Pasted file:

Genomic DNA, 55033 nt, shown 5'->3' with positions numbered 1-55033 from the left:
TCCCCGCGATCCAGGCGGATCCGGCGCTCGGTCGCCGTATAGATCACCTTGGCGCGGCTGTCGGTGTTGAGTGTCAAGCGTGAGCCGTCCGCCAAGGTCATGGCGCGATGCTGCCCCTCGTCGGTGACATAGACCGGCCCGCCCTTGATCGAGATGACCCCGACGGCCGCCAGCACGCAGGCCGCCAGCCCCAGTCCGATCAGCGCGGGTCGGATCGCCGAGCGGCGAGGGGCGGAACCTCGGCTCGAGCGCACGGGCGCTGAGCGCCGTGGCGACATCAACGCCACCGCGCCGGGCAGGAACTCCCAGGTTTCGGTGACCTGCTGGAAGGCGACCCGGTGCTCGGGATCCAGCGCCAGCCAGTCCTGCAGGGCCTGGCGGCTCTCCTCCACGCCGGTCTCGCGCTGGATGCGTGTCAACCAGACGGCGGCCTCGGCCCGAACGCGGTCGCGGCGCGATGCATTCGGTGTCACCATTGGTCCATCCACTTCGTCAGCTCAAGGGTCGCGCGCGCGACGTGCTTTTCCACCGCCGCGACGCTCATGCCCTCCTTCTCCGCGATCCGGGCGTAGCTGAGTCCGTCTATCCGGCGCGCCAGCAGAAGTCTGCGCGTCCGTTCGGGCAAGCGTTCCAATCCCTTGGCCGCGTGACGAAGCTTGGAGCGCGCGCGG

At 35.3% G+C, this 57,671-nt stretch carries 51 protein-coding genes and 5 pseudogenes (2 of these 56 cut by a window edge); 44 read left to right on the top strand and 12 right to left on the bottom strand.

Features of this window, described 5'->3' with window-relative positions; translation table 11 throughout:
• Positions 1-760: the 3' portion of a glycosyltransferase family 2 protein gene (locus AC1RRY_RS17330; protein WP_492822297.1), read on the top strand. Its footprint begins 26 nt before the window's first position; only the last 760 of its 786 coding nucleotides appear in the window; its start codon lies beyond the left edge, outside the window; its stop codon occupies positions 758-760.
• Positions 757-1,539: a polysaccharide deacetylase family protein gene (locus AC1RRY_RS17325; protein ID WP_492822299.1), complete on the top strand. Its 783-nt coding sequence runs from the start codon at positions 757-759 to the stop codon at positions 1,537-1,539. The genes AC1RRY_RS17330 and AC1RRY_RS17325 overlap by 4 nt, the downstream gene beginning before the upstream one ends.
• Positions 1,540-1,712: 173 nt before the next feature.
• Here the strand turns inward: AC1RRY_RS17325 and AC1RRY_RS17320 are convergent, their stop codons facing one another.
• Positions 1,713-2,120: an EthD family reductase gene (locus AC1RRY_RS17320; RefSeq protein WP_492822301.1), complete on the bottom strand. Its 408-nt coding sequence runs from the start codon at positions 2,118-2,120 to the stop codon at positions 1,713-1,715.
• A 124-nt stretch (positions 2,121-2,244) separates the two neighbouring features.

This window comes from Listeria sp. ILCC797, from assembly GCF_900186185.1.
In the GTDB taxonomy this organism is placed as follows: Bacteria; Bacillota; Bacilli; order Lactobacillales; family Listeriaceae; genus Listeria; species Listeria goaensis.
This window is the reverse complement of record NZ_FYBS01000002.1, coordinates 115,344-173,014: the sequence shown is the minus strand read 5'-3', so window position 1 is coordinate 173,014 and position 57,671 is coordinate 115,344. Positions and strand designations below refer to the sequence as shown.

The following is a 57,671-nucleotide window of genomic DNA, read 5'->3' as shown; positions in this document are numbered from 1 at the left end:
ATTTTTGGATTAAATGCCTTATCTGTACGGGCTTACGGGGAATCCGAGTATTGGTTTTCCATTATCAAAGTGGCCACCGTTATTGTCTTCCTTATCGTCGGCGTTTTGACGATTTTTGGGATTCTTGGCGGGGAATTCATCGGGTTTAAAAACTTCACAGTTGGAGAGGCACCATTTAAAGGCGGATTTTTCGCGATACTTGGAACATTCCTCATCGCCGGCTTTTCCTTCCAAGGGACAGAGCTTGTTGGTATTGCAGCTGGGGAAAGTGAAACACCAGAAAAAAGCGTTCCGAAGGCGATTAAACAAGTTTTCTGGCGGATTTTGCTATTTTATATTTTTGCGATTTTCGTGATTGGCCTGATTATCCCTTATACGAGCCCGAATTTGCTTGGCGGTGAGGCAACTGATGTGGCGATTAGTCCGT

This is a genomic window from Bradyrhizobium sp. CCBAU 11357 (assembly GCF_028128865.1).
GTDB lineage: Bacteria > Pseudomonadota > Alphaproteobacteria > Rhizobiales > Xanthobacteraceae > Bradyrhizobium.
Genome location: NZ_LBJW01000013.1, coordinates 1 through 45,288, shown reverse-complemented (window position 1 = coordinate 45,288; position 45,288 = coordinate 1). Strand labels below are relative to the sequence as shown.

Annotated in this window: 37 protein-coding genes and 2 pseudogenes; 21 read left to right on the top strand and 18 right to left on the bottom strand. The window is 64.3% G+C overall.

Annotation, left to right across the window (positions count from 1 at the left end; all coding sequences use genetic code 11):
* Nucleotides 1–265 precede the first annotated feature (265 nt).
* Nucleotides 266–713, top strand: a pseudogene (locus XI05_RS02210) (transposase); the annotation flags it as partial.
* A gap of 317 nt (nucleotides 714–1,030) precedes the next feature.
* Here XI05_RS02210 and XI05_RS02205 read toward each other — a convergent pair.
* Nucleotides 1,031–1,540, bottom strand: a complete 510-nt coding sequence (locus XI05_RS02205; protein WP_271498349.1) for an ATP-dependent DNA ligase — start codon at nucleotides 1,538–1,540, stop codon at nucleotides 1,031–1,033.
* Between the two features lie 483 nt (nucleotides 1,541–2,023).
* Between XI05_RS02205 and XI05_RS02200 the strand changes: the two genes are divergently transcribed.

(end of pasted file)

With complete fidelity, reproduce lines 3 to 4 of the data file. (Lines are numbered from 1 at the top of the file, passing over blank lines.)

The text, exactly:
At 35.3% G+C, this 57,671-nt stretch carries 51 protein-coding genes and 5 pseudogenes (2 of these 56 cut by a window edge); 44 read left to right on the top strand and 12 right to left on the bottom strand.

Features of this window, described 5'->3' with window-relative positions; translation table 11 throughout: